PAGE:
Torture Report

As Americans grapple with the tragic bombings in Boston on Monday and the U.S. government works to track down those responsible, a new report on detainee treatment after 9/11 sheds important light on some of the measures adopted by the U.S. government in response to that attack. 

Issued by a panel convened by the Constitution Project, and chaired by two former members of Congress, Republican Asa Hutchinson and Democrat James R. Jones, the 577-page report looks at the broad range of policies and practices that were adopted by the U.S. to deal with detainees after the September 11 attacks. “Perhaps the most important or notable finding of this panel,” the report’s opening states, “is that it is indisputable that the United States engaged in the practice of torture.”

The new report states that in addition to methods that qualify as torture, “American personnel conducted an even larger number of interrogations that involved ‘cruel, inhuman, or degrading’ treatment. Both categories of actions violate U.S. laws and international treaties” (Emphasis added). Such conduct, the report concludes, was “directly counter to values of the Constitution and our nation.”

As for the idea that, as distasteful as these methods might be, they are effective, the report also found “no firm or persuasive evidence that the widespread use of harsh interrogation techniques by U.S. forces produced significant information of value.”

In the past decade-long debate over interrogation methods, one preferred trick of torture advocates was to magically redefine methods long acknowledged to be torture as “not torture.” The Wall Street Journal’s Bret Stephens exemplified this move in a 2007 op-ed. “For the record, count me as one who does not object to the interrogation to which KSM [Khalid Sheikh Mohammed, architect of the 9/11 attacks] was reportedly subjected, including waterboarding,” Stephens wrote. “This is not because I take the use of waterboarding lightly (although I have a hard time concluding that a technique, however terrifying, to which CIA officers are willing to subject themselves experimentally can properly be counted as torture). It's because I take the threat posed by KSM seriously.”

This was always a transparently ridiculous pose, made even more so by the hackneyed appeal to “seriousness.” Thanks to this new report, this argument should now be over. The remaining question is whether anyone, at long last, will be held accountable for one of the most serious crimes that a person can be accused of. The report could serve as the basis for a truth commission which, even if it offered some form of amnesty to officials guilty of abuses, would at least serve as a more rigorous public reckoning than we’ve yet seen.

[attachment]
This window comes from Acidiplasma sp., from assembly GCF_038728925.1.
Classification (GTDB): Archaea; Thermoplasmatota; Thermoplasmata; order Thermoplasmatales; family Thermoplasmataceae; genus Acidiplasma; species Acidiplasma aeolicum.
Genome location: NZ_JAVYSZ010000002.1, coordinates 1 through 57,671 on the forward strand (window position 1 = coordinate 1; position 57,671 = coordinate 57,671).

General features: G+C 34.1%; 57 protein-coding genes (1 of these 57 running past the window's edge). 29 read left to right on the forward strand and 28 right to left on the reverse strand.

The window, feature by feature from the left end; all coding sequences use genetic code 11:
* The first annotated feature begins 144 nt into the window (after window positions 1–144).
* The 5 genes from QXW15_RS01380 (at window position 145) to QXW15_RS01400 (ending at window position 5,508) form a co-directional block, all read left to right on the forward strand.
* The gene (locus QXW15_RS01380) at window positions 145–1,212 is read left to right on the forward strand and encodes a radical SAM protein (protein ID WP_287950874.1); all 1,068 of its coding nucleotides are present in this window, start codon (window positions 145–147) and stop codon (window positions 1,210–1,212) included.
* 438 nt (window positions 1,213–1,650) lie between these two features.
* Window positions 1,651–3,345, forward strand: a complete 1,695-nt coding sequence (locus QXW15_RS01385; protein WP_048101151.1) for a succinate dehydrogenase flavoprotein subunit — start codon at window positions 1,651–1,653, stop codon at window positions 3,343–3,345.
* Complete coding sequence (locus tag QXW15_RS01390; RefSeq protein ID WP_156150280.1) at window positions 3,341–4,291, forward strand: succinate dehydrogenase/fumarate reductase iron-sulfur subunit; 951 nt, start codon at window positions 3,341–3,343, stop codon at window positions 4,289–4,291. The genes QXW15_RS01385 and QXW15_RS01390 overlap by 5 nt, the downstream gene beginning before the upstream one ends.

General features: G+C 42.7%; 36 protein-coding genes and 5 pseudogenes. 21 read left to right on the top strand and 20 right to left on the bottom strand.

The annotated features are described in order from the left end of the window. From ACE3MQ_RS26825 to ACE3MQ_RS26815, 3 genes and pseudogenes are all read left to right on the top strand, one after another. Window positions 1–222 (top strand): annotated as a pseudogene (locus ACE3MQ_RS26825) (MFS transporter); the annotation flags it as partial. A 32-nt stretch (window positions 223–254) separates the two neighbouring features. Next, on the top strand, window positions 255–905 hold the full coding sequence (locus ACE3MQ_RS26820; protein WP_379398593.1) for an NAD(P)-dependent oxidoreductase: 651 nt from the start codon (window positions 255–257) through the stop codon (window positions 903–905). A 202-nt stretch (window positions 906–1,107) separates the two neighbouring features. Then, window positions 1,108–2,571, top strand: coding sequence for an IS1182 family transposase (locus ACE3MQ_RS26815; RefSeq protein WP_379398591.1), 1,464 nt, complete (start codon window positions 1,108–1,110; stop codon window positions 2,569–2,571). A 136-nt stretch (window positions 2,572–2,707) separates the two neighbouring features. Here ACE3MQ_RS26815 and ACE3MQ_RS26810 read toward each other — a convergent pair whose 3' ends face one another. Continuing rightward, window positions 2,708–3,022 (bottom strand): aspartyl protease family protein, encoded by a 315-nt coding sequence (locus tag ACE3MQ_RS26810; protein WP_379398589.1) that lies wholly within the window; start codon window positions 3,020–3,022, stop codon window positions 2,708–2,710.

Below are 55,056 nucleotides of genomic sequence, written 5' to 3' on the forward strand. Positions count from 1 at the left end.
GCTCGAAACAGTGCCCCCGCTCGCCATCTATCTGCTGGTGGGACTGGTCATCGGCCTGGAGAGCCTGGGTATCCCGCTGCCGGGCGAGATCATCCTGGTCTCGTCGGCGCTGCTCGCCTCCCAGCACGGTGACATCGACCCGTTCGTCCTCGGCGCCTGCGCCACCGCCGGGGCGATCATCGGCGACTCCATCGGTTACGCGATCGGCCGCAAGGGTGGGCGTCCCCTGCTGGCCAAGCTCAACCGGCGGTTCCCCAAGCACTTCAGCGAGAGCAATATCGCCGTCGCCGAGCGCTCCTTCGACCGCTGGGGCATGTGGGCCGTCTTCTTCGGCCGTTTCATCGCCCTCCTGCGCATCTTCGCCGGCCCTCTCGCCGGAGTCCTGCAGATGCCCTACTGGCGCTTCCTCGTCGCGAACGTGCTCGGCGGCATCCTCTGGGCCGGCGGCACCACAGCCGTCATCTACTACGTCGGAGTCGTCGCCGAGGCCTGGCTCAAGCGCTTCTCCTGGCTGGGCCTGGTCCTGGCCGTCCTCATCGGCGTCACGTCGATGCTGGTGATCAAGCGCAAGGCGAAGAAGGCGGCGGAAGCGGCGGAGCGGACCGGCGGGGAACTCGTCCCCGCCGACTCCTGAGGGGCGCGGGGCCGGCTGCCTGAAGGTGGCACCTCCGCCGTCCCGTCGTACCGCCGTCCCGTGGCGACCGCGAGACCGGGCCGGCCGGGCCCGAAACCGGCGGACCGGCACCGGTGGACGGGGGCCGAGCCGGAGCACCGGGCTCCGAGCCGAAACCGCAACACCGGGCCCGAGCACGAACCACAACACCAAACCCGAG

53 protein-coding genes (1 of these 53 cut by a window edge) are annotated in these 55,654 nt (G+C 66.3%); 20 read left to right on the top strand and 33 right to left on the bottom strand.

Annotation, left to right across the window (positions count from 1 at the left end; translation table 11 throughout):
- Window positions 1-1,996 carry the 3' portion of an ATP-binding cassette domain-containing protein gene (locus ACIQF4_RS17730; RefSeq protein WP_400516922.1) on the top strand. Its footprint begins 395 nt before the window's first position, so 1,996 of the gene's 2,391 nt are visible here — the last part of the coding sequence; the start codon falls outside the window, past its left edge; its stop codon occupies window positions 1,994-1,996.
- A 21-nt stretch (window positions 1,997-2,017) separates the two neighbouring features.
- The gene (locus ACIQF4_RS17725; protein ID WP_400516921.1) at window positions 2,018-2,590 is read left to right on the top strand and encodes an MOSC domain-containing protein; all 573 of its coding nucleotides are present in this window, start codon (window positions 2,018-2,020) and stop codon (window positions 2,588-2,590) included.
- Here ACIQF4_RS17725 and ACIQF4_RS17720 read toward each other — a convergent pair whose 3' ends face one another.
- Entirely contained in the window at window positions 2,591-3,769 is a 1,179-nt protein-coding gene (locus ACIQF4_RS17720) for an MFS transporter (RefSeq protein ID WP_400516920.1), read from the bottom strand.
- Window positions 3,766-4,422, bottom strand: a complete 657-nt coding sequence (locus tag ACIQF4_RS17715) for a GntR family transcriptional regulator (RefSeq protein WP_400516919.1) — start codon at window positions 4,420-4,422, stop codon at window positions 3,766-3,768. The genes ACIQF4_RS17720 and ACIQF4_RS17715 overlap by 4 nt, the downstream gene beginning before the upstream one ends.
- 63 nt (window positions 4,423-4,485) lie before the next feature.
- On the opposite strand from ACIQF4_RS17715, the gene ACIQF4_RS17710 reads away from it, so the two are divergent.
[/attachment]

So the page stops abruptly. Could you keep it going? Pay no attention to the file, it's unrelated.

Unfortunately, that’s unlikely to happen. The prospect of revisiting past abuses is unlikely to garner much public support, and would certainly generate enormous resistance from conservatives committed to blocking Obama’s agenda at every possible opportunity. The Obama administration is also probably not excited to open a broader discussion into some of the Bush-era practices it has adopted with regard to detainees and executive secrecy, which the report also criticizes. 

“I don’t believe anyone is above the law,” President-elect Obama told ABC’s George Stephanopoulos in January 2009, shortly before his inauguration, “on the other hand I also have a belief that we need to look forward as opposed to looking backward.” In retrospect, this was an important, and troubling, sign that President Obama would not be as vigorous in investigating the Bush administration’s abuses as candidate Obama had indicated. 

Upon taking office, President Obama immediately issued an executive order prohibiting the use of torture, but ultimately decided against seeking any sort of genuine accountability for those who did. Whether this was done out of a genuine desire to repair the rancorous divisions of the Bush years or simply to avoid expending valuable political capital on a difficult partisan fight, the fact of the matter is that, despite what Obama might personally believe, his administration’s actions have ensured that some people remain above the law.    

In his statement on Tuesday, President Obama said that, “The American people refuse to be terrorized.” Detailing the various ways in which the people of Boston moved quickly to aid the injured, the president said, “If you want to know who we are, what America is, how we respond to evil—that’s it. Selflessly.  Compassionately.  Unafraid.”

This is an admirable sentiment, and quite true in many respects. But it’s not the complete picture. Our actions, the actions of a government that acts in our name and with our consent, showed quite clearly that, after 9/11, the American people were terrorized. And the fact that our government is still unable or unwilling to fully confront its adoption of torture, and hold accountable those responsible, is evidence that  we still are. 

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